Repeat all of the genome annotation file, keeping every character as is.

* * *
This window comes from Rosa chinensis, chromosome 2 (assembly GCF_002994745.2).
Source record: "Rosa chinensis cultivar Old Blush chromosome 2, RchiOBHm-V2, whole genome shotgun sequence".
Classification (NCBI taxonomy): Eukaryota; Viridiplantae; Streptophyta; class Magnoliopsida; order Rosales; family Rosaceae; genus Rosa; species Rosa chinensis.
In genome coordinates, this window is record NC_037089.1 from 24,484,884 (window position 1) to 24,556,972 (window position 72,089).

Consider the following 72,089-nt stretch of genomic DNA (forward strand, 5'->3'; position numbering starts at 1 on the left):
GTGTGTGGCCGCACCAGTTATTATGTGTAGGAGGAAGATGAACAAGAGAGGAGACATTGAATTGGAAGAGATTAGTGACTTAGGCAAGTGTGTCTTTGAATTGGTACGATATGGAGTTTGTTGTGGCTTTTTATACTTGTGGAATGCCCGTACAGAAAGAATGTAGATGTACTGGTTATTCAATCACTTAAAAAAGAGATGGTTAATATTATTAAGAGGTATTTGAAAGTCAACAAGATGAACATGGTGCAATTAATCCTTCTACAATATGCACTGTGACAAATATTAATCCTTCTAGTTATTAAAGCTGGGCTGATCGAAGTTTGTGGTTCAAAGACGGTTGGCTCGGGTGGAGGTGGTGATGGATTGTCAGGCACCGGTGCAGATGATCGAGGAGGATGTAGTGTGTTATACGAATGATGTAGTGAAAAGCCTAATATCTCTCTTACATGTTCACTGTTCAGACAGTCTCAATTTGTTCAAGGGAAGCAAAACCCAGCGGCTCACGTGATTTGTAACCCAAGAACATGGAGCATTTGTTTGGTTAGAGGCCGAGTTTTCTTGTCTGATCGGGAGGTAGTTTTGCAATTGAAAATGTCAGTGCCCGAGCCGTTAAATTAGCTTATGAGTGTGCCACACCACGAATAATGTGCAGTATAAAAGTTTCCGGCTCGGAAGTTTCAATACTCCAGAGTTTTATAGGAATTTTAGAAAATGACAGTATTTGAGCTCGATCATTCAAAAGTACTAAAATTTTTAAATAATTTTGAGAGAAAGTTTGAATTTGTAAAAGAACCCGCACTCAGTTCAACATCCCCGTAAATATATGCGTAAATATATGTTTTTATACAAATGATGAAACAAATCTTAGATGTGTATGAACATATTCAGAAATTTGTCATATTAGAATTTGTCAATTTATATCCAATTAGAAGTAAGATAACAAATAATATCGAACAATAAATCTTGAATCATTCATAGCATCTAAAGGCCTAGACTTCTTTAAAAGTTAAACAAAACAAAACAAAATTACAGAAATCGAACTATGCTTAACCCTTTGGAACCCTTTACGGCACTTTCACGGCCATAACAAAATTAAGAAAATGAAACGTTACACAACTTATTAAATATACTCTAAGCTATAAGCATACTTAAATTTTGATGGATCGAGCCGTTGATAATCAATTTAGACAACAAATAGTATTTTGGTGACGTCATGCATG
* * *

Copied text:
This window comes from Rosa chinensis, chromosome 2 (assembly GCF_002994745.2).
Source record: "Rosa chinensis cultivar Old Blush chromosome 2, RchiOBHm-V2, whole genome shotgun sequence".
Classification (NCBI taxonomy): Eukaryota; Viridiplantae; Streptophyta; class Magnoliopsida; order Rosales; family Rosaceae; genus Rosa; species Rosa chinensis.
In genome coordinates, this window is record NC_037089.1 from 24,484,884 (window position 1) to 24,556,972 (window position 72,089).

Consider the following 72,089-nt stretch of genomic DNA (forward strand, 5'->3'; position numbering starts at 1 on the left):
GTGTGTGGCCGCACCAGTTATTATGTGTAGGAGGAAGATGAACAAGAGAGGAGACATTGAATTGGAAGAGATTAGTGACTTAGGCAAGTGTGTCTTTGAATTGGTACGATATGGAGTTTGTTGTGGCTTTTTATACTTGTGGAATGCCCGTACAGAAAGAATGTAGATGTACTGGTTATTCAATCACTTAAAAAAGAGATGGTTAATATTATTAAGAGGTATTTGAAAGTCAACAAGATGAACATGGTGCAATTAATCCTTCTACAATATGCACTGTGACAAATATTAATCCTTCTAGTTATTAAAGCTGGGCTGATCGAAGTTTGTGGTTCAAAGACGGTTGGCTCGGGTGGAGGTGGTGATGGATTGTCAGGCACCGGTGCAGATGATCGAGGAGGATGTAGTGTGTTATACGAATGATGTAGTGAAAAGCCTAATATCTCTCTTACATGTTCACTGTTCAGACAGTCTCAATTTGTTCAAGGGAAGCAAAACCCAGCGGCTCACGTGATTTGTAACCCAAGAACATGGAGCATTTGTTTGGTTAGAGGCCGAGTTTTCTTGTCTGATCGGGAGGTAGTTTTGCAATTGAAAATGTCAGTGCCCGAGCCGTTAAATTAGCTTATGAGTGTGCCACACCACGAATAATGTGCAGTATAAAAGTTTCCGGCTCGGAAGTTTCAATACTCCAGAGTTTTATAGGAATTTTAGAAAATGACAGTATTTGAGCTCGATCATTCAAAAGTACTAAAATTTTTAAATAATTTTGAGAGAAAGTTTGAATTTGTAAAAGAACCCGCACTCAGTTCAACATCCCCGTAAATATATGCGTAAATATATGTTTTTATACAAATGATGAAACAAATCTTAGATGTGTATGAACATATTCAGAAATTTGTCATATTAGAATTTGTCAATTTATATCCAATTAGAAGTAAGATAACAAATAATATCGAACAATAAATCTTGAATCATTCATAGCATCTAAAGGCCTAGACTTCTTTAAAAGTTAAACAAAACAAAACAAAATTACAGAAATCGAACTATGCTTAACCCTTTGGAACCCTTTACGGCACTTTCACGGCCATAACAAAATTAAGAAAATGAAACGTTACACAACTTATTAAATATACTCTAAGCTATAAGCATACTTAAATTTTGATGGATCGAGCCGTTGATAATCAATTTAGACAACAAATAGTATTTTGGTGACGTCATGCATG